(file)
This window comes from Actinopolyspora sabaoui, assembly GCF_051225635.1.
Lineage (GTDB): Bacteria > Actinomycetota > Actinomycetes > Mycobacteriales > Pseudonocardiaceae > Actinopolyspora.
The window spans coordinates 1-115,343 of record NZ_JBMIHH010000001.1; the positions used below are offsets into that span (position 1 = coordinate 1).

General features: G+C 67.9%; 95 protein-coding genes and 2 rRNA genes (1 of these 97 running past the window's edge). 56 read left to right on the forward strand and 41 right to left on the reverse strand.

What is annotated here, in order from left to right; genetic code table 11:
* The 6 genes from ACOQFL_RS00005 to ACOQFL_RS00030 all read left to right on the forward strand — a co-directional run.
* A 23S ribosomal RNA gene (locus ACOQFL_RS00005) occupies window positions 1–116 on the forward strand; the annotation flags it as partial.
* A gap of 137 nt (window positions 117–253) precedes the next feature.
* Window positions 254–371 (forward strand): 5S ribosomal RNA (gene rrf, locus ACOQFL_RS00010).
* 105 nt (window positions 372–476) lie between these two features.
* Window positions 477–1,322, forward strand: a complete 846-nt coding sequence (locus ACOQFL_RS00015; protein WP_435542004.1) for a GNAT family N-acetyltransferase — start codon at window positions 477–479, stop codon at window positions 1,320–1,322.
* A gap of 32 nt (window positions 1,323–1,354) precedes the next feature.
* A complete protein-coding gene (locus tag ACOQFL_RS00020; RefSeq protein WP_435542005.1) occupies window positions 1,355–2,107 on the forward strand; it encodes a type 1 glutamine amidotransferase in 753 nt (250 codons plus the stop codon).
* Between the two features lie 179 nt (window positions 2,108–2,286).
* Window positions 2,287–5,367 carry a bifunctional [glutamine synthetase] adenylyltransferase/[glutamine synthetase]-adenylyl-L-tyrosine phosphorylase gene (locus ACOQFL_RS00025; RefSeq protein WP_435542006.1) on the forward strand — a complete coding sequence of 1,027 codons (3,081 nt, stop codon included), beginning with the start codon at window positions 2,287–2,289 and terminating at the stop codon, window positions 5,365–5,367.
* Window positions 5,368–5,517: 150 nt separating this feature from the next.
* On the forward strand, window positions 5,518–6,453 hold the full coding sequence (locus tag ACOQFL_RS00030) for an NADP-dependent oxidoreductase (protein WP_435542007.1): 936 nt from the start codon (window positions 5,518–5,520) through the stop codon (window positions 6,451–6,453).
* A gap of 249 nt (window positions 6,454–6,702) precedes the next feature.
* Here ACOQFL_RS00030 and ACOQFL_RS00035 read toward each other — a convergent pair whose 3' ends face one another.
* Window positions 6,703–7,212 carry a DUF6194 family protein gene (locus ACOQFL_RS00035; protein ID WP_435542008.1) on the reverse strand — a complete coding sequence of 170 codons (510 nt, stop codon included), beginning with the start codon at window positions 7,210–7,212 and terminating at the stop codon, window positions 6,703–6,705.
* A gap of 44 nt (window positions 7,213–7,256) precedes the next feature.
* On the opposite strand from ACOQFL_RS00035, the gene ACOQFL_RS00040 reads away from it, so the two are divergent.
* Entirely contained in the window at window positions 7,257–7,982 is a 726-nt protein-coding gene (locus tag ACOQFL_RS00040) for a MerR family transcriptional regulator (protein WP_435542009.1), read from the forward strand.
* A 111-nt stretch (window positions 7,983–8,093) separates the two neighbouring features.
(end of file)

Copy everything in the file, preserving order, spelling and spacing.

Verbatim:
This window comes from Actinopolyspora sabaoui, assembly GCF_051225635.1.
Lineage (GTDB): Bacteria > Actinomycetota > Actinomycetes > Mycobacteriales > Pseudonocardiaceae > Actinopolyspora.
The window spans coordinates 1-115,343 of record NZ_JBMIHH010000001.1; the positions used below are offsets into that span (position 1 = coordinate 1).

General features: G+C 67.9%; 95 protein-coding genes and 2 rRNA genes (1 of these 97 running past the window's edge). 56 read left to right on the forward strand and 41 right to left on the reverse strand.

What is annotated here, in order from left to right; genetic code table 11:
* The 6 genes from ACOQFL_RS00005 to ACOQFL_RS00030 all read left to right on the forward strand — a co-directional run.
* A 23S ribosomal RNA gene (locus ACOQFL_RS00005) occupies window positions 1–116 on the forward strand; the annotation flags it as partial.
* A gap of 137 nt (window positions 117–253) precedes the next feature.
* Window positions 254–371 (forward strand): 5S ribosomal RNA (gene rrf, locus ACOQFL_RS00010).
* 105 nt (window positions 372–476) lie between these two features.
* Window positions 477–1,322, forward strand: a complete 846-nt coding sequence (locus ACOQFL_RS00015; protein WP_435542004.1) for a GNAT family N-acetyltransferase — start codon at window positions 477–479, stop codon at window positions 1,320–1,322.
* A gap of 32 nt (window positions 1,323–1,354) precedes the next feature.
* A complete protein-coding gene (locus tag ACOQFL_RS00020; RefSeq protein WP_435542005.1) occupies window positions 1,355–2,107 on the forward strand; it encodes a type 1 glutamine amidotransferase in 753 nt (250 codons plus the stop codon).
* Between the two features lie 179 nt (window positions 2,108–2,286).
* Window positions 2,287–5,367 carry a bifunctional [glutamine synthetase] adenylyltransferase/[glutamine synthetase]-adenylyl-L-tyrosine phosphorylase gene (locus ACOQFL_RS00025; RefSeq protein WP_435542006.1) on the forward strand — a complete coding sequence of 1,027 codons (3,081 nt, stop codon included), beginning with the start codon at window positions 2,287–2,289 and terminating at the stop codon, window positions 5,365–5,367.
* Window positions 5,368–5,517: 150 nt separating this feature from the next.
* On the forward strand, window positions 5,518–6,453 hold the full coding sequence (locus tag ACOQFL_RS00030) for an NADP-dependent oxidoreductase (protein WP_435542007.1): 936 nt from the start codon (window positions 5,518–5,520) through the stop codon (window positions 6,451–6,453).
* A gap of 249 nt (window positions 6,454–6,702) precedes the next feature.
* Here ACOQFL_RS00030 and ACOQFL_RS00035 read toward each other — a convergent pair whose 3' ends face one another.
* Window positions 6,703–7,212 carry a DUF6194 family protein gene (locus ACOQFL_RS00035; protein ID WP_435542008.1) on the reverse strand — a complete coding sequence of 170 codons (510 nt, stop codon included), beginning with the start codon at window positions 7,210–7,212 and terminating at the stop codon, window positions 6,703–6,705.
* A gap of 44 nt (window positions 7,213–7,256) precedes the next feature.
* On the opposite strand from ACOQFL_RS00035, the gene ACOQFL_RS00040 reads away from it, so the two are divergent.
* Entirely contained in the window at window positions 7,257–7,982 is a 726-nt protein-coding gene (locus tag ACOQFL_RS00040) for a MerR family transcriptional regulator (protein WP_435542009.1), read from the forward strand.
* A 111-nt stretch (window positions 7,983–8,093) separates the two neighbouring features.